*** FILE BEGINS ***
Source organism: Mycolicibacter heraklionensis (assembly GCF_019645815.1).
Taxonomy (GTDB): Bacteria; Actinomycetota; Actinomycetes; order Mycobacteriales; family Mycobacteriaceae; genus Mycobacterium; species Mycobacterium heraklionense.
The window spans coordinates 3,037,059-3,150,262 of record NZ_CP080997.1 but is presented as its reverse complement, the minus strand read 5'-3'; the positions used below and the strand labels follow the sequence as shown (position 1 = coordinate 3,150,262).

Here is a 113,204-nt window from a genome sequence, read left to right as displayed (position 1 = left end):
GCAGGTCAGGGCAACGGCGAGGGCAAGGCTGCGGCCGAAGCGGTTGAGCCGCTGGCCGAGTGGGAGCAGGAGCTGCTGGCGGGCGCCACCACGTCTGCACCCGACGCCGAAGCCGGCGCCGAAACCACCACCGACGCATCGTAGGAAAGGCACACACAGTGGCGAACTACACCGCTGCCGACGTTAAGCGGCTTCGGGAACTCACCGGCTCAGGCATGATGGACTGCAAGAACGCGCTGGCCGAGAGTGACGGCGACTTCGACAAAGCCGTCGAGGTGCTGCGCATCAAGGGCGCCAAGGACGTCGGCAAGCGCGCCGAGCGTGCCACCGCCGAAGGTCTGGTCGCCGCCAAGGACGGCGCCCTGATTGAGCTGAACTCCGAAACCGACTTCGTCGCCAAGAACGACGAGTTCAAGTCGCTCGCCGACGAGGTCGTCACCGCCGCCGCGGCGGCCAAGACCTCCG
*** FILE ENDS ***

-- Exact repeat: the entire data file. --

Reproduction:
Source organism: Mycolicibacter heraklionensis (assembly GCF_019645815.1).
Taxonomy (GTDB): Bacteria; Actinomycetota; Actinomycetes; order Mycobacteriales; family Mycobacteriaceae; genus Mycobacterium; species Mycobacterium heraklionense.
The window spans coordinates 3,037,059-3,150,262 of record NZ_CP080997.1 but is presented as its reverse complement, the minus strand read 5'-3'; the positions used below and the strand labels follow the sequence as shown (position 1 = coordinate 3,150,262).

Here is a 113,204-nt window from a genome sequence, read left to right as displayed (position 1 = left end):
GCAGGTCAGGGCAACGGCGAGGGCAAGGCTGCGGCCGAAGCGGTTGAGCCGCTGGCCGAGTGGGAGCAGGAGCTGCTGGCGGGCGCCACCACGTCTGCACCCGACGCCGAAGCCGGCGCCGAAACCACCACCGACGCATCGTAGGAAAGGCACACACAGTGGCGAACTACACCGCTGCCGACGTTAAGCGGCTTCGGGAACTCACCGGCTCAGGCATGATGGACTGCAAGAACGCGCTGGCCGAGAGTGACGGCGACTTCGACAAAGCCGTCGAGGTGCTGCGCATCAAGGGCGCCAAGGACGTCGGCAAGCGCGCCGAGCGTGCCACCGCCGAAGGTCTGGTCGCCGCCAAGGACGGCGCCCTGATTGAGCTGAACTCCGAAACCGACTTCGTCGCCAAGAACGACGAGTTCAAGTCGCTCGCCGACGAGGTCGTCACCGCCGCCGCGGCGGCCAAGACCTCCG